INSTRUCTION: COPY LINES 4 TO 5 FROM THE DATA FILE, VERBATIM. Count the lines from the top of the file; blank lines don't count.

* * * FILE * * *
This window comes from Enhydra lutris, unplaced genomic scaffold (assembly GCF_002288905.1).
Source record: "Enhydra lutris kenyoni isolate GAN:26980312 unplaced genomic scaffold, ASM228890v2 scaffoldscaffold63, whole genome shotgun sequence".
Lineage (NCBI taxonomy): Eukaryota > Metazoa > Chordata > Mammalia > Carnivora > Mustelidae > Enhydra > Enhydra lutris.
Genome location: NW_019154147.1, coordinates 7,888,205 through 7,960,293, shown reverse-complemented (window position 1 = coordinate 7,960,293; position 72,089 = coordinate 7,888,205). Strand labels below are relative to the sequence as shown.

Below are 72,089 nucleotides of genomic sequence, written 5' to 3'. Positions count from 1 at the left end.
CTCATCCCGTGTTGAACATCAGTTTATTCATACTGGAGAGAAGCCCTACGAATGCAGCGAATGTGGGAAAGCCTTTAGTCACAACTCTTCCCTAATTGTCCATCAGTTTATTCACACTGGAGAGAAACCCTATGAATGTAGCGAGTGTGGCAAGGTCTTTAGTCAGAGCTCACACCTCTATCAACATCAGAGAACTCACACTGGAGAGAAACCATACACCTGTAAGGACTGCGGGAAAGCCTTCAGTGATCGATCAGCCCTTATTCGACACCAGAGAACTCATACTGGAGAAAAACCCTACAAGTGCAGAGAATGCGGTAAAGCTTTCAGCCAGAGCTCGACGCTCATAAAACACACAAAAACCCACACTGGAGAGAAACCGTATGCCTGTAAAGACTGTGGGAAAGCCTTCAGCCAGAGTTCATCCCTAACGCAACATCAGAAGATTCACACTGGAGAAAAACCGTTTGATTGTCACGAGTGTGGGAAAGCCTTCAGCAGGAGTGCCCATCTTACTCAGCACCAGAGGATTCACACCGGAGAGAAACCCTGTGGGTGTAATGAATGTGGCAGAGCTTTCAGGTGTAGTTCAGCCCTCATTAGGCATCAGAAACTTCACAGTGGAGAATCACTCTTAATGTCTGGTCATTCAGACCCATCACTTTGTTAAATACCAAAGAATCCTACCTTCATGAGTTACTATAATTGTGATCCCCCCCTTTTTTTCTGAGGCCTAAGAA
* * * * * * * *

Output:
Genome location: NW_019154147.1, coordinates 7,888,205 through 7,960,293, shown reverse-complemented (window position 1 = coordinate 7,960,293; position 72,089 = coordinate 7,888,205). Strand labels below are relative to the sequence as shown.

Below are 72,089 nucleotides of genomic sequence, written 5' to 3'. Positions count from 1 at the left end.